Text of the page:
La Jolla’s Ambrogio by Acquerello reaches for more stars
Michelin Star Chef Silvio Salmoiraghi and Chef-Partner Choi Cheolhyeok expertly blend the traditional flavors of Milan, Italy with the exoticism of Pacific Asian influences
When Semola opened last summer in an open-air enclave on the 7500 block of La Jolla’s Fay Avenue, it did so with a clear Italian bent and a helping hand from a Michelin-starred chef from the Old Country. Fast-forward to present day and Semola is gone, but that toque, Silvio Salmoiraghi, is still around and even more involved in the concept that replaced it, Ambrogio by Acquerello.
The latter of the two-part moniker references Salmoiraghi’s bestarred restaurant in Milan, Italy, Ristorante Acquerello, which Salmoiraghi still helms. How can he be in two places at once? He can’t. Which is why he, chef-partner Choi Cheolhyeok, and two other members of their culinary staff strategically rotate between Italy and La Jolla. In doing so, they not only provide kitchen coverage and direction, but also weave their personalities and backgrounds into dishes that range from traditional to whimsical to adventurous.
While Semola’s menu was lengthy and packed with solid dishes blending modern gastronomy with mainstay Italian flavors, roughly 90 percent of its patrons opted instead for the eatery’s nightly multi-course prix-fixe tasting menu. This format is now the primary option at Ambrogio, which presents a pair of tasting menus — “Dancing with the Stars” (omnivore, $149 per person) and “A Walk in the Garden” (vegetarian, $99) — that change with each coming season.
Dishes vary to different degrees across the two menus, but each draws inspiration from France, Korea, Japan, California, and, of course, Italy, which serves as the gastronomic guidepost, a true north to follow while taking side jaunts to the other four locales, foraging for ingredients to bring back to the coursed-out caravan.
An opening dish called Mare e Monti presents the sea (mare) in the form of seabass ceviche and mountains (monti) made up of wispily crisped cauliflower mushroom. A bounty of accoutrements for those cornerstones — unctuous sea urchin, tart finger limes, earthy avocado crema — marry so well together that it would be tempting to toss this composed salad, but Salmoiraghi advises diners to sample different component combinations in each bite to benefit from a diverse tasting experience.
Stravaganza Mediterranea, a signature dish from Acquerello, bats in the two spot, providing another mix-and-match experience, this time with fatty cubes of tuna and tempura-fried calamari dressed with matcha powder, apple vinegar gelee, and zesty tomato sauce. (Pro tip: Any Ambrogio dish featuring the latter condimento is a winner.) It precedes the most fun plate of the evening, “Omelette Surprise,” a perfect circle of 65-degree, runny-yolk egg covering a treasure trove of go-withs that are not disclosed to diners until after they’ve been consumed. Those mystery flavors run the gamut from sweet to acidic, salty to spicy, and make for a most enjoyable guessing game.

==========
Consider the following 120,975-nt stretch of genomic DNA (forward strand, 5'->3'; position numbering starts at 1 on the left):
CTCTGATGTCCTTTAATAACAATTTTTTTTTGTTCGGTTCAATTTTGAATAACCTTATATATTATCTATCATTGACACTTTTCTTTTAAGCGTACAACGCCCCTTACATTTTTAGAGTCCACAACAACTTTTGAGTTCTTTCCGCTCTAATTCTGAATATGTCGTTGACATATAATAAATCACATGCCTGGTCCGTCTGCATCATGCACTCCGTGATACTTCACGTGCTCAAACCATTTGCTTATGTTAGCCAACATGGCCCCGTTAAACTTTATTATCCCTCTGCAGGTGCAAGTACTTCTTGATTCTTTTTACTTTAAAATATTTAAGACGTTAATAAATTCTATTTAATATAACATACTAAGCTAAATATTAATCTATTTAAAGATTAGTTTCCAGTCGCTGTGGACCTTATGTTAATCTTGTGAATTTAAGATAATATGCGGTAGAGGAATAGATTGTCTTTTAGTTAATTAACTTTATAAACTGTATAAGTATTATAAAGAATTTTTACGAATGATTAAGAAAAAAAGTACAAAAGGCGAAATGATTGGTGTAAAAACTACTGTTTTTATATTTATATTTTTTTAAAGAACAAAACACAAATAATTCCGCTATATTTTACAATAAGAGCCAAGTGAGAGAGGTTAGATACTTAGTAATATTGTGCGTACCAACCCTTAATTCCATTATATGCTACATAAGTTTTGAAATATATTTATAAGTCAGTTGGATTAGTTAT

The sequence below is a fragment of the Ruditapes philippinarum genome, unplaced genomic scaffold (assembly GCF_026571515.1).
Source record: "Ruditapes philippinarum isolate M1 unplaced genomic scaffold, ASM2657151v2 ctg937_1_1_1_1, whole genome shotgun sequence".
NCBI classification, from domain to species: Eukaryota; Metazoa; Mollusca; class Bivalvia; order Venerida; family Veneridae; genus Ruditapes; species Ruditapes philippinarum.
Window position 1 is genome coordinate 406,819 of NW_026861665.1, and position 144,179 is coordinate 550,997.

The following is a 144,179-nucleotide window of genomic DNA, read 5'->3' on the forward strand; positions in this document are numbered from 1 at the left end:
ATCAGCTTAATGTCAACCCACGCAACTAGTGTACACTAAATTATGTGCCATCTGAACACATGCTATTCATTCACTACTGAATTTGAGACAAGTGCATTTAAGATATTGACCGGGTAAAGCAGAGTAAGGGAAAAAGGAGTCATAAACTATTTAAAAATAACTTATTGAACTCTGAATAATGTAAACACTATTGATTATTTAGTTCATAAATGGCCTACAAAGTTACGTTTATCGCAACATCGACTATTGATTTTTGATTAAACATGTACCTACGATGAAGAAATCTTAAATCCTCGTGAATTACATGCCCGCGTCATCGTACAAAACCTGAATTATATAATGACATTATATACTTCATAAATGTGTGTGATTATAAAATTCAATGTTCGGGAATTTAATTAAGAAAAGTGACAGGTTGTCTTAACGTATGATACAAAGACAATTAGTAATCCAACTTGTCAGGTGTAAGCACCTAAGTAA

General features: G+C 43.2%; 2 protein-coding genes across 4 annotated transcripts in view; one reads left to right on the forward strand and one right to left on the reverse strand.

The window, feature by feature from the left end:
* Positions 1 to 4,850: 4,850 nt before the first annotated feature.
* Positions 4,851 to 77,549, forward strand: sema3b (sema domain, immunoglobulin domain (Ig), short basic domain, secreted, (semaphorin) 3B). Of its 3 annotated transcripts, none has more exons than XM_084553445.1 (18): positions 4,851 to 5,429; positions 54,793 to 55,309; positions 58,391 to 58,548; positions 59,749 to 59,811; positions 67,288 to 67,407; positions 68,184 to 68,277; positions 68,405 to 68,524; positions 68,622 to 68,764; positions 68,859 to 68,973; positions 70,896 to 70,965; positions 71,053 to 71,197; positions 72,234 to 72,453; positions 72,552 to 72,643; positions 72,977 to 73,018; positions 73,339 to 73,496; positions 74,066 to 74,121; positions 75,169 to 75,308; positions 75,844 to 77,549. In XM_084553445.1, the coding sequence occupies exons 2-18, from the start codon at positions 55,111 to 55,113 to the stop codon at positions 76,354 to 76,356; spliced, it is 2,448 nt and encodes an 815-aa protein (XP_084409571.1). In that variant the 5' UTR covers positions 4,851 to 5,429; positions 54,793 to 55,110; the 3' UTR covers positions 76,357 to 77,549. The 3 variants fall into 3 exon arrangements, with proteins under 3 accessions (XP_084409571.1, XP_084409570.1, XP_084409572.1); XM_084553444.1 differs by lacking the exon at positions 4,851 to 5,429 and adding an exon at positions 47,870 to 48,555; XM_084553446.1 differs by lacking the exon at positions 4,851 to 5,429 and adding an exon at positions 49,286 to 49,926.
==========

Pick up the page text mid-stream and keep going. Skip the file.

Spoiler alert! Consuming individual slices from the “omelet” provides hits of an earthily sweet sunchoke puree along with a one-at-a-time progression of salty pecorino and goat cheeses, capers, wasabi, lemon curd, pear sorbet, and vodka jelly.
Moving on, flavors of grapefruit, green apple, dill, and gentian powder combined with a swig of white vermouth make for an exotic palate cleanser. Perhaps sensing that a taste of something basic and familiar would keep the meal from sailing astray, Chef next serves a simple plate of al dente linguine dressed with two-year-old Parmigiano Reggiano lightened by fried mint leaves and fresh threads of that bright herb. Straightforward cookery carries over to the piatto principale, a fruit-meets-fowl duo consisting of a “street food” skewer of confited duck leg meat that is breaded, fried, and served with an orange sauce, paired with a skin-on slice of breast meat in a fruity Chianti reduction.
The meal ends with a quartet of one- and two-bite dessert treats — orange-almond tuile, chocolate-coconut truffle, apple custard encased in a tea biscuit-like shell — served on a three-tiered pedestal, but the setup man is the true closer. Caviale e Cioccolato translates to “caviar and chocolate” and that’s just what it is, plus a lot more, namely a granita of mandarin orange, moscato gelatin, Champagne grapes, black olives, and amaretto. Even with all that, the revelation of this painter’s palette of a dish is how harmoniously salty, briny reserve Osetra sturgeon roe marries with a thimble of smooth, sweet white chocolate. Skepticism is justified — expected, even — but this is something special.
In addition to its dual tasting menus, Ambrogio offers a pair of Grandi Piatti dinner options — “The Butcher’s Feast” (meat) and “Secrets of a Fish Monger” (seafood) — including an appetizer, shared entrée, and dessert ($250 for two people).
Wine pairings from a cellar stocked with bianco, rosso, rosé, orange, and dessert offerings from boutique Italian operations, many of which are only served at Ambrogio and its sister restaurants, can be had for an additional $129. Ambrogio recently won a Best Contemporary Wine List award from Italian guide Gambero Rosso.
The next guide Salmoiraghi and company have in their sights is Michelin. They wear that ambition on their sleeve and submit their qualifications nightly on a series of smart and surprising plates. ambrogiobyacquerello.com
Culinary Innovation 4.5
Food Quality 4
Wine List 4.5